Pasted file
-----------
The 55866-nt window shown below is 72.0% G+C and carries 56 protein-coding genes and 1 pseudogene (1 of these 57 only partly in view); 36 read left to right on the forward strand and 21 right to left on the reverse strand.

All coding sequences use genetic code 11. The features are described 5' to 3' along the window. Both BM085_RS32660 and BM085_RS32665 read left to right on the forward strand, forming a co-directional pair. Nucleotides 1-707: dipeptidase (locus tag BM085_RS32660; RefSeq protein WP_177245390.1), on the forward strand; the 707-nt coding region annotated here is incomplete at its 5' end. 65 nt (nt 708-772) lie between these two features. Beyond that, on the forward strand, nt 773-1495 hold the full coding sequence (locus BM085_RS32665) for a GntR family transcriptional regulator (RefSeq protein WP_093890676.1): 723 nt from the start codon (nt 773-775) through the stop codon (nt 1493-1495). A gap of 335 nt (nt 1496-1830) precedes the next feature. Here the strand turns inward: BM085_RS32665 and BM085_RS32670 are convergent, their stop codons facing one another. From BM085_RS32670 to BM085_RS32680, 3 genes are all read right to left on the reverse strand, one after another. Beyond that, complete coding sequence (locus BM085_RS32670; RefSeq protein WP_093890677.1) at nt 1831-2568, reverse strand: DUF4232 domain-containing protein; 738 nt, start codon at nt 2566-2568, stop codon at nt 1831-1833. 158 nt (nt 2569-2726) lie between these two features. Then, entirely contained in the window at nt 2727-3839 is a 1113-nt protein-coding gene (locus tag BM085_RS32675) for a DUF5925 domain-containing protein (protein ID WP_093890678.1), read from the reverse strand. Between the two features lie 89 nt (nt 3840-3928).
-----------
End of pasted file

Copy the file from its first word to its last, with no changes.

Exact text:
The 55866-nt window shown below is 72.0% G+C and carries 56 protein-coding genes and 1 pseudogene (1 of these 57 only partly in view); 36 read left to right on the forward strand and 21 right to left on the reverse strand.

All coding sequences use genetic code 11. The features are described 5' to 3' along the window. Both BM085_RS32660 and BM085_RS32665 read left to right on the forward strand, forming a co-directional pair. Nucleotides 1-707: dipeptidase (locus tag BM085_RS32660; RefSeq protein WP_177245390.1), on the forward strand; the 707-nt coding region annotated here is incomplete at its 5' end. 65 nt (nt 708-772) lie between these two features. Beyond that, on the forward strand, nt 773-1495 hold the full coding sequence (locus BM085_RS32665) for a GntR family transcriptional regulator (RefSeq protein WP_093890676.1): 723 nt from the start codon (nt 773-775) through the stop codon (nt 1493-1495). A gap of 335 nt (nt 1496-1830) precedes the next feature. Here the strand turns inward: BM085_RS32665 and BM085_RS32670 are convergent, their stop codons facing one another. From BM085_RS32670 to BM085_RS32680, 3 genes are all read right to left on the reverse strand, one after another. Beyond that, complete coding sequence (locus BM085_RS32670; RefSeq protein WP_093890677.1) at nt 1831-2568, reverse strand: DUF4232 domain-containing protein; 738 nt, start codon at nt 2566-2568, stop codon at nt 1831-1833. 158 nt (nt 2569-2726) lie between these two features. Then, entirely contained in the window at nt 2727-3839 is a 1113-nt protein-coding gene (locus tag BM085_RS32675) for a DUF5925 domain-containing protein (protein ID WP_093890678.1), read from the reverse strand. Between the two features lie 89 nt (nt 3840-3928).